However, Seoul expressed regret over the conclusion, saying its troops had retaliated in accordance with the contingency manual.

What happened?

On May 3, North Korea fired four shots from small firearms toward a South Korean guard post inside the DMZ. The South’s troops returned fire with two shots.
The Defense Ministry concluded the incident was highly likely to be accidental.

The gunfire exchange highlighted the latest confrontation between the two Koreas amid frosty inter-Korean relations, with some military experts disputing South Korea’s conclusion that the North mistakenly fired the shots.

What is Korean Armistice Agreement?

It is the armistice that brought about a complete cessation of hostilities of the Korean War.

  • It was signed by representatives of the United Nations Command (UNC), Korean People’s Army (KPA), and the Chinese People’s Volunteer Army (PVA).
  • The armistice was signed on 27 July 1953, and was designed to “ensure a complete cessation of hostilities and of all acts of armed force in Korea until a final peaceful settlement is achieved.”
  • The signed armistice established the Korean Demilitarized Zone (DMZ), the de facto new border between the two nations, put into force a cease-fire, and finalized repatriation of prisoners of war.
  • The DMZ runs close to the 38th parallel and has separated North and South Korea since the Korean Armistice Agreement was signed in 1953.


  • South Korea never signed the Armistice Agreement, due to President Syngman Rhee’s refusal to accept having failed to unify Korea by force.
  • China normalized relations and signed a peace treaty with South Korea in 1992.
  • In 1994, China withdrew from the Military Armistice Commission, essentially leaving North Korea and the UN Command as the only participants in the armistice agreement.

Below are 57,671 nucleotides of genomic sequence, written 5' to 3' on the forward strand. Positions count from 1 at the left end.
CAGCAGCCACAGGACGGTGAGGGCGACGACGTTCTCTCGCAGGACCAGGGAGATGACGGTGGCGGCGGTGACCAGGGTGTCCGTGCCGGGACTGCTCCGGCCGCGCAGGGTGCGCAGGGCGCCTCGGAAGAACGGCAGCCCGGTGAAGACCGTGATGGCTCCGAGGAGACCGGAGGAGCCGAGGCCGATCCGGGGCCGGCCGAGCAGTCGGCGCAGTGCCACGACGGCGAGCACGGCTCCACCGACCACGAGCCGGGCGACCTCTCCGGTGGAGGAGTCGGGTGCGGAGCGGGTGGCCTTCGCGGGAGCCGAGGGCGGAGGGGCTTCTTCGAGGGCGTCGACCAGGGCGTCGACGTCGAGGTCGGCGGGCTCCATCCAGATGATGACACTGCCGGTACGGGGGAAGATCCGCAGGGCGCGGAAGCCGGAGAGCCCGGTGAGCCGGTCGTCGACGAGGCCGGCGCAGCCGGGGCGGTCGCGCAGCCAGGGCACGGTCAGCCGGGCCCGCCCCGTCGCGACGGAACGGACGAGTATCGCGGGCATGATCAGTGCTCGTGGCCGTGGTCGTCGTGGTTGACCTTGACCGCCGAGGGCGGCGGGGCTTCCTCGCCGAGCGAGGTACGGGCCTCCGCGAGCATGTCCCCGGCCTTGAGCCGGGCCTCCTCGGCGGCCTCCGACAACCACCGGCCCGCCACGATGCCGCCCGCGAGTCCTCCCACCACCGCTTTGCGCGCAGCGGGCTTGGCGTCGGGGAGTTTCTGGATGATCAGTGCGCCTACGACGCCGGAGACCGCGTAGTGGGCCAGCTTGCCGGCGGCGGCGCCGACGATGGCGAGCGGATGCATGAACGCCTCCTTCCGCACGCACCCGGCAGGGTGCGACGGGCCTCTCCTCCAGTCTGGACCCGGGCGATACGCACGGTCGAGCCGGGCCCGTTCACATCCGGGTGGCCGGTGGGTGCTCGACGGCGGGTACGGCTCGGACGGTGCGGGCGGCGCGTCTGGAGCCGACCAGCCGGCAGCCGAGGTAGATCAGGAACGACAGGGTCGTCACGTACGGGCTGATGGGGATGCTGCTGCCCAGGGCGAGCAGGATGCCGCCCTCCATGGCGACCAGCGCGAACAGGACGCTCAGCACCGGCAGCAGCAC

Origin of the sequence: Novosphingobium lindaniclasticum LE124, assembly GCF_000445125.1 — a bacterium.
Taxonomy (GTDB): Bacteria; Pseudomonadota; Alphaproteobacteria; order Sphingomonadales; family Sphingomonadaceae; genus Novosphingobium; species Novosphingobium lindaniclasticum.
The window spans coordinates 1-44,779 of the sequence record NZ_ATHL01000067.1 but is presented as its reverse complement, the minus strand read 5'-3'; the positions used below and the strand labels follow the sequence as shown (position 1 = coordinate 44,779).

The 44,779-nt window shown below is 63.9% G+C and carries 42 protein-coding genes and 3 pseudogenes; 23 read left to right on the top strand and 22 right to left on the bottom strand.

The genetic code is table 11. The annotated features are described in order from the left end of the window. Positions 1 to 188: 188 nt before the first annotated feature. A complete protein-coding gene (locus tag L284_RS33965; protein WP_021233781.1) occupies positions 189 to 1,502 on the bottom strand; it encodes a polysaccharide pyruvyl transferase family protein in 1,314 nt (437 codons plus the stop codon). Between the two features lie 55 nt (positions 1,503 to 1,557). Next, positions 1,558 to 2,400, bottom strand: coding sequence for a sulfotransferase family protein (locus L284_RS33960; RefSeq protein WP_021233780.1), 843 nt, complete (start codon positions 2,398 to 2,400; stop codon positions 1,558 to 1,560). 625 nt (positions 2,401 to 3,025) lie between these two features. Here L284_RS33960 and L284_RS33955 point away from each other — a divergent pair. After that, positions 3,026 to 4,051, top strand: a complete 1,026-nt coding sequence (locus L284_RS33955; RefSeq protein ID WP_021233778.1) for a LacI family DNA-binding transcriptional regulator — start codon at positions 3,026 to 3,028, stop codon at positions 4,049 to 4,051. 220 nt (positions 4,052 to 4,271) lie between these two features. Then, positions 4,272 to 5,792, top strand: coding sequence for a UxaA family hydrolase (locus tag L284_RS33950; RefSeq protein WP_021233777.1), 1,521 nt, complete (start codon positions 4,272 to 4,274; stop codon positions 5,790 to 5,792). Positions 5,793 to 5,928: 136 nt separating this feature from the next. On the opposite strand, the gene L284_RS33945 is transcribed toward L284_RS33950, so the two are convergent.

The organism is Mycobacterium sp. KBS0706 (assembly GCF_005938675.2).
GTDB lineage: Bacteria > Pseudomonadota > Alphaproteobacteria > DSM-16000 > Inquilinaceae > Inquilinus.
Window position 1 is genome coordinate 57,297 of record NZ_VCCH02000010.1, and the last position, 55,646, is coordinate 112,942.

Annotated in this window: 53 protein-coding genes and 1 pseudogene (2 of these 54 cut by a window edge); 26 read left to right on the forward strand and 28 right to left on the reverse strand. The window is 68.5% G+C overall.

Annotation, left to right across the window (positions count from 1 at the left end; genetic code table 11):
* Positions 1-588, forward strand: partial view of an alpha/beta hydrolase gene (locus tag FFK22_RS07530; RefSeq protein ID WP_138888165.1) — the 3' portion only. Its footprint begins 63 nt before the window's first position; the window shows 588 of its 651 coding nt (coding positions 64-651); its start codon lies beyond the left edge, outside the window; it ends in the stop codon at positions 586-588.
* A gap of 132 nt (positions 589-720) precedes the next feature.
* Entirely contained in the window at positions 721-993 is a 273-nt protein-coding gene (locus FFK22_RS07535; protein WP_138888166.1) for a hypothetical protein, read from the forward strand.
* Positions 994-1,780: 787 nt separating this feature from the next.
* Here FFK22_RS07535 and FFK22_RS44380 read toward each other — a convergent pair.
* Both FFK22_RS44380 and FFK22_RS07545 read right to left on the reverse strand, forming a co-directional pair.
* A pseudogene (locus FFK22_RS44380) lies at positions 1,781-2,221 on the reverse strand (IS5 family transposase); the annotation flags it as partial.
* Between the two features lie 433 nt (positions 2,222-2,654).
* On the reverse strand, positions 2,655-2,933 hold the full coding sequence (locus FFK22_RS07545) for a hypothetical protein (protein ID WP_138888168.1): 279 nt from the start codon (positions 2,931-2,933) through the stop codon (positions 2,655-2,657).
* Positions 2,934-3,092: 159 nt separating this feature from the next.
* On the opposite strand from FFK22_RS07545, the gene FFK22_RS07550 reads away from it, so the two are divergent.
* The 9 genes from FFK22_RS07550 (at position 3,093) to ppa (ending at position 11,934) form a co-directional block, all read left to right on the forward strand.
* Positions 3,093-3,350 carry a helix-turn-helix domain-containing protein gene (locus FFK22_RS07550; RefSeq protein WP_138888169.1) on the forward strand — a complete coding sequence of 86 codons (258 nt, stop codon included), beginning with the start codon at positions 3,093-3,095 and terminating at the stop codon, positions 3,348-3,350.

What is UNC?

It is the unified command for the multinational military forces, established in 1950, supporting South Korea (the Republic of Korea or ROK) during and after the Korean War.

Sources: the Hindu.


GS Paper  : 3

RT-LAMP based test for Coronavirus

What to study?

For Prelims and Mains: RT- LAMP- key features and significance of the RT- LAMP based tests.

Context: CSIR-IIIM & Reliance Industries Limited (RIL) to develop RT-LAMP based test for Coronavirus.

What is Reverse Transcriptase-Loop Mediated Isothermal Amplification (RT-LAMP) test?

COVID-19 RT-LAMP test is a nucleic acid based test carried out from nasal/throat swab sample from patients.


  • It is rapid (45-60 min), cost effective and accurate test.
  • The advantage of this test is that the RT-LAMP based COVID-19 kit components are easily available and these can be completely manufactured in India.


Difference between RT- PCR and RT- LAMP:

While the current COVID-19 testing is done by real-time PCR their components are mostly imported. Further these tests are expensive; require highly trained manpower, costly instruments and a relatively high-end lab and cannot be deployed at remote locations in quarantine centers, airports and railway stations, etc.

On the other hand, the RT-LAMP test can be done in a single tube with minimal expertise in a very basic lab setup like mobile units / kiosks for testing at Airports, Railway Stations, Bus Stands and other public places.


With the formal launch of the RT-LAMP based diagnostic test, the COVID-19 testing will not only be more rapid, cheap, easy and accessible but also would go a long way quickly isolating the infected individuals and mitigating the spread of virus.

Sources: pib.


Facts for Prelims

Financial Stability and Development Council (FSDC):

Constituted in December, 2010. It is not a statutory body.

It replaced the High-Level Coordination Committee on Financial Markets (HLCCFM).

Set up to strengthen and institutionalise the mechanism for maintaining financial stability, enhancing inter-regulatory coordination and promoting financial sector development.


The Council is chaired by the Union Finance Minister and its members are Governor, Reserve Bank of India; Finance Secretary and/or Secretary, Department of Economic Affairs; Secretary, Department of Financial Services; Chief Economic Adviser, Ministry of Finance; Chairman, Securities and Exchange Board of India etc.